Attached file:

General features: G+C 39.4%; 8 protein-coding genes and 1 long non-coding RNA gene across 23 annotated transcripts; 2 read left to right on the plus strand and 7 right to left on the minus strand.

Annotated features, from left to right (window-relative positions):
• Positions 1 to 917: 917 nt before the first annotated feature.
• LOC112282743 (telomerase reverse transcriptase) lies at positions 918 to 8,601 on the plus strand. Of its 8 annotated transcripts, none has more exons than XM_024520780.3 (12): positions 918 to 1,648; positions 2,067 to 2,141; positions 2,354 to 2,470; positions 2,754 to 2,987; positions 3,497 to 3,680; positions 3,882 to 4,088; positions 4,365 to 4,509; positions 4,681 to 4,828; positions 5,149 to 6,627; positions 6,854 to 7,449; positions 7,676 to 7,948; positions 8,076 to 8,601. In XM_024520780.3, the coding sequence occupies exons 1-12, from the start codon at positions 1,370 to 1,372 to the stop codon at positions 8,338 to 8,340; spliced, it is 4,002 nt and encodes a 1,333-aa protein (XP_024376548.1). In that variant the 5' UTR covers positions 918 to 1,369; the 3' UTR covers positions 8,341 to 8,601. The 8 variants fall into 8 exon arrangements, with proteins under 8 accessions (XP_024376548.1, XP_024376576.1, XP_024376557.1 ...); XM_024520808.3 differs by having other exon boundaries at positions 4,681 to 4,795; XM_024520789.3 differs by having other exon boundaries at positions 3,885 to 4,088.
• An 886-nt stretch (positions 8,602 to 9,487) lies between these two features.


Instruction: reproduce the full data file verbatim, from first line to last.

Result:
General features: G+C 39.4%; 8 protein-coding genes and 1 long non-coding RNA gene across 23 annotated transcripts; 2 read left to right on the plus strand and 7 right to left on the minus strand.

Annotated features, from left to right (window-relative positions):
• Positions 1 to 917: 917 nt before the first annotated feature.
• LOC112282743 (telomerase reverse transcriptase) lies at positions 918 to 8,601 on the plus strand. Of its 8 annotated transcripts, none has more exons than XM_024520780.3 (12): positions 918 to 1,648; positions 2,067 to 2,141; positions 2,354 to 2,470; positions 2,754 to 2,987; positions 3,497 to 3,680; positions 3,882 to 4,088; positions 4,365 to 4,509; positions 4,681 to 4,828; positions 5,149 to 6,627; positions 6,854 to 7,449; positions 7,676 to 7,948; positions 8,076 to 8,601. In XM_024520780.3, the coding sequence occupies exons 1-12, from the start codon at positions 1,370 to 1,372 to the stop codon at positions 8,338 to 8,340; spliced, it is 4,002 nt and encodes a 1,333-aa protein (XP_024376548.1). In that variant the 5' UTR covers positions 918 to 1,369; the 3' UTR covers positions 8,341 to 8,601. The 8 variants fall into 8 exon arrangements, with proteins under 8 accessions (XP_024376548.1, XP_024376576.1, XP_024376557.1 ...); XM_024520808.3 differs by having other exon boundaries at positions 4,681 to 4,795; XM_024520789.3 differs by having other exon boundaries at positions 3,885 to 4,088.
• An 886-nt stretch (positions 8,602 to 9,487) lies between these two features.